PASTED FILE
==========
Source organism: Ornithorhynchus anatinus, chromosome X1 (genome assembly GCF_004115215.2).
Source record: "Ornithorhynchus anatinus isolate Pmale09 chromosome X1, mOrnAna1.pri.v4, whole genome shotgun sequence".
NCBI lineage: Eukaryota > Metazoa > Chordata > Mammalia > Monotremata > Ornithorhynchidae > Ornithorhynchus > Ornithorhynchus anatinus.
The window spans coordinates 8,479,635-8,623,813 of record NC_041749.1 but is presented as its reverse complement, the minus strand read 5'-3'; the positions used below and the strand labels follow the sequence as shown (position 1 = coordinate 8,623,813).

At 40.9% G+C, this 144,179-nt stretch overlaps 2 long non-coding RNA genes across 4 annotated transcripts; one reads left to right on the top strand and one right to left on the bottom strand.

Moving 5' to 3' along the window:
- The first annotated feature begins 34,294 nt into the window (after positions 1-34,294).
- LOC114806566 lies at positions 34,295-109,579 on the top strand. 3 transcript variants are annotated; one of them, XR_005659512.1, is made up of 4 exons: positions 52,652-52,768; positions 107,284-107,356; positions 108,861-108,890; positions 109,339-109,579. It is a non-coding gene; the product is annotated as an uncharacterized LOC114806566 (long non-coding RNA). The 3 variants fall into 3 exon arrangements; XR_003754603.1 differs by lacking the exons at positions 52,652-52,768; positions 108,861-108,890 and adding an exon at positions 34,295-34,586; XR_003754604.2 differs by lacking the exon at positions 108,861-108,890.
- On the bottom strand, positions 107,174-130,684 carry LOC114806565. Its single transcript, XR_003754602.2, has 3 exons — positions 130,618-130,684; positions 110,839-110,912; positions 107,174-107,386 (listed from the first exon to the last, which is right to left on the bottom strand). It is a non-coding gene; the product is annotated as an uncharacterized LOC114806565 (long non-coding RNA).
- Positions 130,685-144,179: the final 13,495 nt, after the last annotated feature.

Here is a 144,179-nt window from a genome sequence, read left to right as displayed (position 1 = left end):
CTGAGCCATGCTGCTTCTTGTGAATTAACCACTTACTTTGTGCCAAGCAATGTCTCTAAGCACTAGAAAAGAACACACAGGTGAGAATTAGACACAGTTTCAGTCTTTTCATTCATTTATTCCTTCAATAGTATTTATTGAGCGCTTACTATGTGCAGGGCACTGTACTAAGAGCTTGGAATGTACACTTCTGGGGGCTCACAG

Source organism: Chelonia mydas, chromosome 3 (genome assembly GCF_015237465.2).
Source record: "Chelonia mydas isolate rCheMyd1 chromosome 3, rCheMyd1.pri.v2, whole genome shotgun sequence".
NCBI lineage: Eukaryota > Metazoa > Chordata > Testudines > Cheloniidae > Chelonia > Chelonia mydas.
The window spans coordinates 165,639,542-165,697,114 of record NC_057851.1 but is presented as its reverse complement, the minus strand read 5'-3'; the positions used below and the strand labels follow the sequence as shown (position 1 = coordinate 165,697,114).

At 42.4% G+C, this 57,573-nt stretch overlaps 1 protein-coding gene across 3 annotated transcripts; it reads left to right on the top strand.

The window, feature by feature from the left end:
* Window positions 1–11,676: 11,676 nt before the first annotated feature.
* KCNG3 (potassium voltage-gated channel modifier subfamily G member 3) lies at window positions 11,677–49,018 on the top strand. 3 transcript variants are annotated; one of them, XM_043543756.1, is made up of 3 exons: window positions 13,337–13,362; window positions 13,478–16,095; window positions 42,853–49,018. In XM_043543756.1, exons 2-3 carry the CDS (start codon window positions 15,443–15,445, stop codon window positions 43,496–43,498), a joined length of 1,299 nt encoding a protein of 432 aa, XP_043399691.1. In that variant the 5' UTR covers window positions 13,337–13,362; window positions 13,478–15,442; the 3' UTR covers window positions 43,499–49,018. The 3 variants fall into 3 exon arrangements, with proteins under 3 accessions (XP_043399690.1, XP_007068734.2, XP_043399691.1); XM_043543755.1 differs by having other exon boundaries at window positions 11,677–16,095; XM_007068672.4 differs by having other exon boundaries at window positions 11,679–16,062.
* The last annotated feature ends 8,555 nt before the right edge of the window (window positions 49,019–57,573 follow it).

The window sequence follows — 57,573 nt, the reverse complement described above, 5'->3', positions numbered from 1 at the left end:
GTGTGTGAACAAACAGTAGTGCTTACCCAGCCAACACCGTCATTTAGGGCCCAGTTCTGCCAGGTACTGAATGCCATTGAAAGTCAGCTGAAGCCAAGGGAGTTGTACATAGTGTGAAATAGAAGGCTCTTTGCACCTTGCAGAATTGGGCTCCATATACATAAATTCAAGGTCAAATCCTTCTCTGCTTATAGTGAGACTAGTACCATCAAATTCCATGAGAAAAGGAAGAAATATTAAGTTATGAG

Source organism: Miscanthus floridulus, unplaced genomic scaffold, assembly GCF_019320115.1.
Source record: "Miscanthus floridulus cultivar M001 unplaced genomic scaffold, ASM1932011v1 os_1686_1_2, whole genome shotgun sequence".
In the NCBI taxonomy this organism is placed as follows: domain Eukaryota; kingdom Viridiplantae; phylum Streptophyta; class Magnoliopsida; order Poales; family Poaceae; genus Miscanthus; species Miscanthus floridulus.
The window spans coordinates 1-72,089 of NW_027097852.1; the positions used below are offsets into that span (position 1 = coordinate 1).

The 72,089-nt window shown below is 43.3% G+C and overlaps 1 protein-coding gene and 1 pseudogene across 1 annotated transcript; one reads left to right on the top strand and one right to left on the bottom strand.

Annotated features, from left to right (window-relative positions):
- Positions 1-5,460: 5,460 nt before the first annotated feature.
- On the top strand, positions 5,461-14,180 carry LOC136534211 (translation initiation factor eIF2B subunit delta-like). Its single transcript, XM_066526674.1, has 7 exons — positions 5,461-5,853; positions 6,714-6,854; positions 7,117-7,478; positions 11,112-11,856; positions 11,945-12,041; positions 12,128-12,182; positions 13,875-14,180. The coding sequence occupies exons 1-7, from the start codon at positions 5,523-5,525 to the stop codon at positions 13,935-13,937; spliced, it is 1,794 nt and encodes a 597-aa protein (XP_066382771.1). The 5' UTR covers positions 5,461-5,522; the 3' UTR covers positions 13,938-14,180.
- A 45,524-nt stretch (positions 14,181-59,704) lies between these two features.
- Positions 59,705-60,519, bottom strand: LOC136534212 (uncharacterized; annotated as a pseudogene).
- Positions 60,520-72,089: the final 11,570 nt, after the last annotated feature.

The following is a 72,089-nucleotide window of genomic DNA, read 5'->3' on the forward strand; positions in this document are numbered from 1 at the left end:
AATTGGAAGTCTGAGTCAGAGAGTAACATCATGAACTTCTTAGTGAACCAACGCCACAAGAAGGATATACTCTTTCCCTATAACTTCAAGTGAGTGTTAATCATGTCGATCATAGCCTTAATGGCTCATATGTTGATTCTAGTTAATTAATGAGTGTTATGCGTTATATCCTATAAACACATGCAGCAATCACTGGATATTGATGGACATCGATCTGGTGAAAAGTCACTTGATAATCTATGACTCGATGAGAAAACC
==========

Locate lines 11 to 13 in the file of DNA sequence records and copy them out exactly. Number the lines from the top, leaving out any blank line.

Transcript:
Here is a 144,179-nt window from a genome sequence, read left to right as displayed (position 1 = left end):
CTGAGCCATGCTGCTTCTTGTGAATTAACCACTTACTTTGTGCCAAGCAATGTCTCTAAGCACTAGAAAAGAACACACAGGTGAGAATTAGACACAGTTTCAGTCTTTTCATTCATTTATTCCTTCAATAGTATTTATTGAGCGCTTACTATGTGCAGGGCACTGTACTAAGAGCTTGGAATGTACACTTCTGGGGGCTCACAG

Source organism: Chelonia mydas, chromosome 3 (genome assembly GCF_015237465.2).